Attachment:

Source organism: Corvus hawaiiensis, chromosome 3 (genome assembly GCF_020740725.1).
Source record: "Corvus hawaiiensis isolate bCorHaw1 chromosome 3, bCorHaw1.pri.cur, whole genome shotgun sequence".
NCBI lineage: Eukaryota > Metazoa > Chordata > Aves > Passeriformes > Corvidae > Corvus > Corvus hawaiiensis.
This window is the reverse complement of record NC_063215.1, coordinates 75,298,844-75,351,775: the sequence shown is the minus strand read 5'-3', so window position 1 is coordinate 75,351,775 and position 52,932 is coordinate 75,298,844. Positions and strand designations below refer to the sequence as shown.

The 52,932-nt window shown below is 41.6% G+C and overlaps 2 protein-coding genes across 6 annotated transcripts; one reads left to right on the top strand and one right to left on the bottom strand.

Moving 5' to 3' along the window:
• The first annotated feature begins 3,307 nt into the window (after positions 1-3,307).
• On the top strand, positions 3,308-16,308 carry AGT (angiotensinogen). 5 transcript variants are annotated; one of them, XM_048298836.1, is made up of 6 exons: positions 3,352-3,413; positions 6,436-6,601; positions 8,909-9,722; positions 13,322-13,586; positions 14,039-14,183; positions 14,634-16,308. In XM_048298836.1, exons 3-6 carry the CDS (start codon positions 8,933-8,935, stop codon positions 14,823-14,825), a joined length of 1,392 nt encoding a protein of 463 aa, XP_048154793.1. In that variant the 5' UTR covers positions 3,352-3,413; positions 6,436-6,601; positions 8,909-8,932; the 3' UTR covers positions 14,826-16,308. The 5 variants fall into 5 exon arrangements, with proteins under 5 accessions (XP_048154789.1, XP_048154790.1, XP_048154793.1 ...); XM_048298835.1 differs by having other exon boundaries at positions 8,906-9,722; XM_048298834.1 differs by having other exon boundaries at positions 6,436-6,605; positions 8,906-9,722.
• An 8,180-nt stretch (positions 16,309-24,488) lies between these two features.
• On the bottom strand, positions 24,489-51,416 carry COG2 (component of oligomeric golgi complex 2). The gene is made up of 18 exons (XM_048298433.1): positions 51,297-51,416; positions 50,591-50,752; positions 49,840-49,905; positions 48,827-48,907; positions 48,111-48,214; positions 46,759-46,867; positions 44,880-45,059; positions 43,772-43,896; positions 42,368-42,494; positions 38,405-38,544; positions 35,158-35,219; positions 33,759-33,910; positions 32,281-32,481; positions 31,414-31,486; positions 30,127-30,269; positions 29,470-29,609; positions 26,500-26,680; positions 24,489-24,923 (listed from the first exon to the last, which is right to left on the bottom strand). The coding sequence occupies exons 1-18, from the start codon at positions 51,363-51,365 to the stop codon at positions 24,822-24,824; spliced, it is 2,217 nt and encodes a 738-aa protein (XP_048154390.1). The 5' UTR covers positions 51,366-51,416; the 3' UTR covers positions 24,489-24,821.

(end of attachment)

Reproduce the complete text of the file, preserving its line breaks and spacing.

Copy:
Source organism: Corvus hawaiiensis, chromosome 3 (genome assembly GCF_020740725.1).
Source record: "Corvus hawaiiensis isolate bCorHaw1 chromosome 3, bCorHaw1.pri.cur, whole genome shotgun sequence".
NCBI lineage: Eukaryota > Metazoa > Chordata > Aves > Passeriformes > Corvidae > Corvus > Corvus hawaiiensis.
This window is the reverse complement of record NC_063215.1, coordinates 75,298,844-75,351,775: the sequence shown is the minus strand read 5'-3', so window position 1 is coordinate 75,351,775 and position 52,932 is coordinate 75,298,844. Positions and strand designations below refer to the sequence as shown.

The 52,932-nt window shown below is 41.6% G+C and overlaps 2 protein-coding genes across 6 annotated transcripts; one reads left to right on the top strand and one right to left on the bottom strand.

Moving 5' to 3' along the window:
• The first annotated feature begins 3,307 nt into the window (after positions 1-3,307).
• On the top strand, positions 3,308-16,308 carry AGT (angiotensinogen). 5 transcript variants are annotated; one of them, XM_048298836.1, is made up of 6 exons: positions 3,352-3,413; positions 6,436-6,601; positions 8,909-9,722; positions 13,322-13,586; positions 14,039-14,183; positions 14,634-16,308. In XM_048298836.1, exons 3-6 carry the CDS (start codon positions 8,933-8,935, stop codon positions 14,823-14,825), a joined length of 1,392 nt encoding a protein of 463 aa, XP_048154793.1. In that variant the 5' UTR covers positions 3,352-3,413; positions 6,436-6,601; positions 8,909-8,932; the 3' UTR covers positions 14,826-16,308. The 5 variants fall into 5 exon arrangements, with proteins under 5 accessions (XP_048154789.1, XP_048154790.1, XP_048154793.1 ...); XM_048298835.1 differs by having other exon boundaries at positions 8,906-9,722; XM_048298834.1 differs by having other exon boundaries at positions 6,436-6,605; positions 8,906-9,722.
• An 8,180-nt stretch (positions 16,309-24,488) lies between these two features.
• On the bottom strand, positions 24,489-51,416 carry COG2 (component of oligomeric golgi complex 2). The gene is made up of 18 exons (XM_048298433.1): positions 51,297-51,416; positions 50,591-50,752; positions 49,840-49,905; positions 48,827-48,907; positions 48,111-48,214; positions 46,759-46,867; positions 44,880-45,059; positions 43,772-43,896; positions 42,368-42,494; positions 38,405-38,544; positions 35,158-35,219; positions 33,759-33,910; positions 32,281-32,481; positions 31,414-31,486; positions 30,127-30,269; positions 29,470-29,609; positions 26,500-26,680; positions 24,489-24,923 (listed from the first exon to the last, which is right to left on the bottom strand). The coding sequence occupies exons 1-18, from the start codon at positions 51,363-51,365 to the stop codon at positions 24,822-24,824; spliced, it is 2,217 nt and encodes a 738-aa protein (XP_048154390.1). The 5' UTR covers positions 51,366-51,416; the 3' UTR covers positions 24,489-24,821.